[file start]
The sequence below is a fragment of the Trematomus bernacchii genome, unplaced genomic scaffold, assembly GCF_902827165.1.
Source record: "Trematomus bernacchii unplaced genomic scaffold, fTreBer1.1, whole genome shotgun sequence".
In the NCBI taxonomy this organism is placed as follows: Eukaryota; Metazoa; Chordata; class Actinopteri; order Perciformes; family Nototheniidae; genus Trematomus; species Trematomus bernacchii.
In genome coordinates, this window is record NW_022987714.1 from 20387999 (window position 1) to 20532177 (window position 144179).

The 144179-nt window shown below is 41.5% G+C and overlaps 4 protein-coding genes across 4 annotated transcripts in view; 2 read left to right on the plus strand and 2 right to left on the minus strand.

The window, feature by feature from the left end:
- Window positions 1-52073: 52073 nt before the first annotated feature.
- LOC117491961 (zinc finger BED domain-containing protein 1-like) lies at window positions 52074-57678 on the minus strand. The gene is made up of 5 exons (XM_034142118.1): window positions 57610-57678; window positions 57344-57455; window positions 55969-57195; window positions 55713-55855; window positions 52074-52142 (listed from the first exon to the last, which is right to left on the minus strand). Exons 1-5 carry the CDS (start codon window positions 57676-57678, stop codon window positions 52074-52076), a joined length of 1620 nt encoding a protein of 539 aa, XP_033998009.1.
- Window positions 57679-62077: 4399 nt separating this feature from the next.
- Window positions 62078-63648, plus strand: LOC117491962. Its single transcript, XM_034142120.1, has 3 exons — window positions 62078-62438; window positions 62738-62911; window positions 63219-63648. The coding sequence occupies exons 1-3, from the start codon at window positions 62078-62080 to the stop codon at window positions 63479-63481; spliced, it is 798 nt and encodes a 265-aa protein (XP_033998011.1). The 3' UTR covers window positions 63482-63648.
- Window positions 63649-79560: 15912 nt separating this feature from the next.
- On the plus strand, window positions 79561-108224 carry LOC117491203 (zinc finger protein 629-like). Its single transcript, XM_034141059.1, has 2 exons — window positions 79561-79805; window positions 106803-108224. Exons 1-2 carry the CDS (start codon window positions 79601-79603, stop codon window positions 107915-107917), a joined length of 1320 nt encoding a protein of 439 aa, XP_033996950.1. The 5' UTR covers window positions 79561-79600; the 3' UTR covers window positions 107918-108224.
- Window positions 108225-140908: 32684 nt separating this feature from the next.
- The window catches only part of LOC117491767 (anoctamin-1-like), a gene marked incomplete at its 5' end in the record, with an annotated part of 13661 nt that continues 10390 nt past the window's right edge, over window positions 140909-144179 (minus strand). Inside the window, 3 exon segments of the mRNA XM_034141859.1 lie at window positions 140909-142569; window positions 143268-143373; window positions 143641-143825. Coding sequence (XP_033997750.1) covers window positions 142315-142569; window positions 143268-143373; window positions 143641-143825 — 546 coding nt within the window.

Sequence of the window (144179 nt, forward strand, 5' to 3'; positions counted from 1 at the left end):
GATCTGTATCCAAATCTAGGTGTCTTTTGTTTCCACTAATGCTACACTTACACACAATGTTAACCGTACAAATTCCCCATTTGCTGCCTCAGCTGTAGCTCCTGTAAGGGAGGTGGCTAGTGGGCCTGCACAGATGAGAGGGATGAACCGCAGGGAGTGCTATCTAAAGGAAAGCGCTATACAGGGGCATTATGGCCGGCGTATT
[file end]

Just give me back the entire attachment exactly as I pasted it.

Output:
The sequence below is a fragment of the Trematomus bernacchii genome, unplaced genomic scaffold, assembly GCF_902827165.1.
Source record: "Trematomus bernacchii unplaced genomic scaffold, fTreBer1.1, whole genome shotgun sequence".
In the NCBI taxonomy this organism is placed as follows: Eukaryota; Metazoa; Chordata; class Actinopteri; order Perciformes; family Nototheniidae; genus Trematomus; species Trematomus bernacchii.
In genome coordinates, this window is record NW_022987714.1 from 20387999 (window position 1) to 20532177 (window position 144179).

The 144179-nt window shown below is 41.5% G+C and overlaps 4 protein-coding genes across 4 annotated transcripts in view; 2 read left to right on the plus strand and 2 right to left on the minus strand.

The window, feature by feature from the left end:
- Window positions 1-52073: 52073 nt before the first annotated feature.
- LOC117491961 (zinc finger BED domain-containing protein 1-like) lies at window positions 52074-57678 on the minus strand. The gene is made up of 5 exons (XM_034142118.1): window positions 57610-57678; window positions 57344-57455; window positions 55969-57195; window positions 55713-55855; window positions 52074-52142 (listed from the first exon to the last, which is right to left on the minus strand). Exons 1-5 carry the CDS (start codon window positions 57676-57678, stop codon window positions 52074-52076), a joined length of 1620 nt encoding a protein of 539 aa, XP_033998009.1.
- Window positions 57679-62077: 4399 nt separating this feature from the next.
- Window positions 62078-63648, plus strand: LOC117491962. Its single transcript, XM_034142120.1, has 3 exons — window positions 62078-62438; window positions 62738-62911; window positions 63219-63648. The coding sequence occupies exons 1-3, from the start codon at window positions 62078-62080 to the stop codon at window positions 63479-63481; spliced, it is 798 nt and encodes a 265-aa protein (XP_033998011.1). The 3' UTR covers window positions 63482-63648.
- Window positions 63649-79560: 15912 nt separating this feature from the next.
- On the plus strand, window positions 79561-108224 carry LOC117491203 (zinc finger protein 629-like). Its single transcript, XM_034141059.1, has 2 exons — window positions 79561-79805; window positions 106803-108224. Exons 1-2 carry the CDS (start codon window positions 79601-79603, stop codon window positions 107915-107917), a joined length of 1320 nt encoding a protein of 439 aa, XP_033996950.1. The 5' UTR covers window positions 79561-79600; the 3' UTR covers window positions 107918-108224.
- Window positions 108225-140908: 32684 nt separating this feature from the next.
- The window catches only part of LOC117491767 (anoctamin-1-like), a gene marked incomplete at its 5' end in the record, with an annotated part of 13661 nt that continues 10390 nt past the window's right edge, over window positions 140909-144179 (minus strand). Inside the window, 3 exon segments of the mRNA XM_034141859.1 lie at window positions 140909-142569; window positions 143268-143373; window positions 143641-143825. Coding sequence (XP_033997750.1) covers window positions 142315-142569; window positions 143268-143373; window positions 143641-143825 — 546 coding nt within the window.

Sequence of the window (144179 nt, forward strand, 5' to 3'; positions counted from 1 at the left end):
GATCTGTATCCAAATCTAGGTGTCTTTTGTTTCCACTAATGCTACACTTACACACAATGTTAACCGTACAAATTCCCCATTTGCTGCCTCAGCTGTAGCTCCTGTAAGGGAGGTGGCTAGTGGGCCTGCACAGATGAGAGGGATGAACCGCAGGGAGTGCTATCTAAAGGAAAGCGCTATACAGGGGCATTATGGCCGGCGTATT